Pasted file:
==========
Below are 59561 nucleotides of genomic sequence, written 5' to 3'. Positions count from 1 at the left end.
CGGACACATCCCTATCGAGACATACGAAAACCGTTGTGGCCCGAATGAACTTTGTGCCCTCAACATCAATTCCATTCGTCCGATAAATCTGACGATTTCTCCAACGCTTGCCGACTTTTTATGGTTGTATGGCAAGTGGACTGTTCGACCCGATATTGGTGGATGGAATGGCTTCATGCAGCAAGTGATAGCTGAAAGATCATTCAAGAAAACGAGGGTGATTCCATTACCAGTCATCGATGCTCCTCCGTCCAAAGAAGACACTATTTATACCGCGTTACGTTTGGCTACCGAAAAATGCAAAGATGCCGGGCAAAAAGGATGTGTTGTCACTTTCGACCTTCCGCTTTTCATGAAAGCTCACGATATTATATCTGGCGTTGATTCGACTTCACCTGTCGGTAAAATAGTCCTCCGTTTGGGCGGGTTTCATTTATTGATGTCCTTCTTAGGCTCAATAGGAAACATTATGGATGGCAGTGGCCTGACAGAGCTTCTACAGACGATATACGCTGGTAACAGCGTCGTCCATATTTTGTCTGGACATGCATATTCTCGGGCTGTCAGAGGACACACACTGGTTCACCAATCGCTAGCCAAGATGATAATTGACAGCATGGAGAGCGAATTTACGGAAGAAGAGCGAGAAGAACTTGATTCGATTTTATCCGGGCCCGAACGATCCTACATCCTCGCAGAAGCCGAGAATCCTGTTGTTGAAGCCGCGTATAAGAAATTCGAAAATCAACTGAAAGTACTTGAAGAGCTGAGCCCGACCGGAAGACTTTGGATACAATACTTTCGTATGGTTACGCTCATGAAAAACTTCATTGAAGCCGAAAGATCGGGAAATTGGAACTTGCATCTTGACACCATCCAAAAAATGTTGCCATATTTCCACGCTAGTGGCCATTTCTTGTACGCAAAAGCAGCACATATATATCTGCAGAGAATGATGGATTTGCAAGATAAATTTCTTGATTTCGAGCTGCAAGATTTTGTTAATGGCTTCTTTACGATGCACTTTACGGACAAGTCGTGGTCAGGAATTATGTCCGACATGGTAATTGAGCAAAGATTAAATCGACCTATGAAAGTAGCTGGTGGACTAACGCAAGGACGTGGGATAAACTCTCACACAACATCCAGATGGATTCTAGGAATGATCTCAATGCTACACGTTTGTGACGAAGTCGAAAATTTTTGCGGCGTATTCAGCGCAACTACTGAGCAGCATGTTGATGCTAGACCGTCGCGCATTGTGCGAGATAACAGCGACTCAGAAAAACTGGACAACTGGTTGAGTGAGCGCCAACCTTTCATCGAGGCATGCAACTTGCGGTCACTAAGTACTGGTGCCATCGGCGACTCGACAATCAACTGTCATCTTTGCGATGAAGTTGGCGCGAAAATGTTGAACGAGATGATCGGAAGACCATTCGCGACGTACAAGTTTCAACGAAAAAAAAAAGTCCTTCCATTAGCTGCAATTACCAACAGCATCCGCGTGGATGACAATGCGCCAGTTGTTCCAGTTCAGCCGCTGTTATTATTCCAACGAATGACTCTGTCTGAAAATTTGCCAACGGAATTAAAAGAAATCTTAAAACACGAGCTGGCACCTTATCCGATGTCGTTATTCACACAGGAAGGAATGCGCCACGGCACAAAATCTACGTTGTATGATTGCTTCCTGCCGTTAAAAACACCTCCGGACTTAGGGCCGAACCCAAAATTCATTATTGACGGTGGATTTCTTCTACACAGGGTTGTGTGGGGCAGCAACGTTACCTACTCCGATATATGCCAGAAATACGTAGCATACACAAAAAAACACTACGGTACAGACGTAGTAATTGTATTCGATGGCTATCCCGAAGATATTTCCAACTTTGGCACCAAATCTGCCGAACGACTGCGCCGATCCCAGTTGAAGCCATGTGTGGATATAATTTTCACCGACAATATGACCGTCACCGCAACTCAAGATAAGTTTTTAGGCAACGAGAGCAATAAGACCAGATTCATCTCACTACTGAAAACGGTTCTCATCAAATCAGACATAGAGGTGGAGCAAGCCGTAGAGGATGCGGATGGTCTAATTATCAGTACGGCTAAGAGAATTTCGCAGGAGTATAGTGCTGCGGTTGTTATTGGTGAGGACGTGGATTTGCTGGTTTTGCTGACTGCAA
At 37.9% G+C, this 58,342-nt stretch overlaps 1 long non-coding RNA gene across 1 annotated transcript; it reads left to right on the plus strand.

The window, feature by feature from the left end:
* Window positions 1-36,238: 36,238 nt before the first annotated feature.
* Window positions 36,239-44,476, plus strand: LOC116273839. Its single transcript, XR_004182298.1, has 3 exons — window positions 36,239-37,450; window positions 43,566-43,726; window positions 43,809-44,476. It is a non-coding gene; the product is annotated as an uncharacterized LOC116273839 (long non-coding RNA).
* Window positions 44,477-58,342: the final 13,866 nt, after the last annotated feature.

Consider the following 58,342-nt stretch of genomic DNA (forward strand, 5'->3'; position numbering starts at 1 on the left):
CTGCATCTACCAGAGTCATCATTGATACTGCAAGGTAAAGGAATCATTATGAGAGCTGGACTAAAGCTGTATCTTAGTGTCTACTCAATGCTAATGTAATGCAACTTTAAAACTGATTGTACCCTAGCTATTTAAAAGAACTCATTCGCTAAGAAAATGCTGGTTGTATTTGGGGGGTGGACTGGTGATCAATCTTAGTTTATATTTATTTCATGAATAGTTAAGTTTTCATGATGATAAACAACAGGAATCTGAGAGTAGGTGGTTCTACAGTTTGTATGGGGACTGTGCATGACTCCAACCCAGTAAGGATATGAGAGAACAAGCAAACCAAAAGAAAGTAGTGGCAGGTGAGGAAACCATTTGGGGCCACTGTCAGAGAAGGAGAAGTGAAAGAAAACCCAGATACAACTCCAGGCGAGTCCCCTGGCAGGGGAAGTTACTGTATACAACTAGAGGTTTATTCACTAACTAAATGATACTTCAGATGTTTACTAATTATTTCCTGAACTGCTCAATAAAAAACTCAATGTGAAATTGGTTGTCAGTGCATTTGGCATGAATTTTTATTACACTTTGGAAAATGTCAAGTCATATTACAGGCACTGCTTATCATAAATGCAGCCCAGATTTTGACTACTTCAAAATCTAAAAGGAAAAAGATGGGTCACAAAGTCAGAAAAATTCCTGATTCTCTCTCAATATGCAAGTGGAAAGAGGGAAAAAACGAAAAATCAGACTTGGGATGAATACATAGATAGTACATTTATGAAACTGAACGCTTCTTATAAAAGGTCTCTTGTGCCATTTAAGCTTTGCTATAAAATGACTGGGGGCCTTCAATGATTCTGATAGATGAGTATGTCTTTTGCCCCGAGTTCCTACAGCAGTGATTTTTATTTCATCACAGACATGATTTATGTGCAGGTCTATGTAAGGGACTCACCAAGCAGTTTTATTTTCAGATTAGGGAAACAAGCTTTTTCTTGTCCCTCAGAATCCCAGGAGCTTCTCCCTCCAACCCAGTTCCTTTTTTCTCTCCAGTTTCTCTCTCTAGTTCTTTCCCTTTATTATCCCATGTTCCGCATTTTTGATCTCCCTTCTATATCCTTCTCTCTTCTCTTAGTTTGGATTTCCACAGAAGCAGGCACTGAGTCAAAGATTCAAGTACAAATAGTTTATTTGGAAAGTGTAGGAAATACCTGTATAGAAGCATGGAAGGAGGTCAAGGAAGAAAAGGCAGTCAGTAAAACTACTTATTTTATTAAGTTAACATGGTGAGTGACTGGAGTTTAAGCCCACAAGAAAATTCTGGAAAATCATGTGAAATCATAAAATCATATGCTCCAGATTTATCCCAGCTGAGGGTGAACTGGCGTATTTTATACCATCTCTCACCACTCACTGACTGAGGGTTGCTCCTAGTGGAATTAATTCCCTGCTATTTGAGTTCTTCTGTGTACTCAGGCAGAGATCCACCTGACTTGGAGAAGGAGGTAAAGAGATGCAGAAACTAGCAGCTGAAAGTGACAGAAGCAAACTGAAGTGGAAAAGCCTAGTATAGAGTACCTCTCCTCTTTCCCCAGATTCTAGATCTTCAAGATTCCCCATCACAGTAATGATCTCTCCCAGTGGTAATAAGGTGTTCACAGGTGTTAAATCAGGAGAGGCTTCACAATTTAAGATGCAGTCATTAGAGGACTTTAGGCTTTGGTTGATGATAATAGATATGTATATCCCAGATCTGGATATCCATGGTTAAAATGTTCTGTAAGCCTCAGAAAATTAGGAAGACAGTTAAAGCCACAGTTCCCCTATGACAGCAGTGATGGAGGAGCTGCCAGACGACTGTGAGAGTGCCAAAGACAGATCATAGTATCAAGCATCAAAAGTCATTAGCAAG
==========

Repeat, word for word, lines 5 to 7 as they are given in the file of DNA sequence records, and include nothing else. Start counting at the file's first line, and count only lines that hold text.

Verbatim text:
* Window positions 1-36,238: 36,238 nt before the first annotated feature.
* Window positions 36,239-44,476, plus strand: LOC116273839. Its single transcript, XR_004182298.1, has 3 exons — window positions 36,239-37,450; window positions 43,566-43,726; window positions 43,809-44,476. It is a non-coding gene; the product is annotated as an uncharacterized LOC116273839 (long non-coding RNA).
* Window positions 44,477-58,342: the final 13,866 nt, after the last annotated feature.